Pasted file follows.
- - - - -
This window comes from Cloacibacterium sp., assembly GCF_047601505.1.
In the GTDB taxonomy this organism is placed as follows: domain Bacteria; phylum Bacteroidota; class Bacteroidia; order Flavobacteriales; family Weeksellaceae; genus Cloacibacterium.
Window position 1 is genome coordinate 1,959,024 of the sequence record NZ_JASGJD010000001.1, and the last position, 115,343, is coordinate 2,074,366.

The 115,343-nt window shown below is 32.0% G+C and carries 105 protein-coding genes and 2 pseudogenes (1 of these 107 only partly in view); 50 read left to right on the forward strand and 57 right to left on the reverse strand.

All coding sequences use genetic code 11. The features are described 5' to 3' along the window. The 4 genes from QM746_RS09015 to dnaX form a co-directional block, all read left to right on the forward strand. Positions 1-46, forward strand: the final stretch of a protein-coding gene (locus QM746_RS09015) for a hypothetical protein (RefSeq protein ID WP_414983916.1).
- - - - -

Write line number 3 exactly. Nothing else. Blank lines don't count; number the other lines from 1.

Window position 1 is genome coordinate 1,959,024 of the sequence record NZ_JASGJD010000001.1, and the last position, 115,343, is coordinate 2,074,366.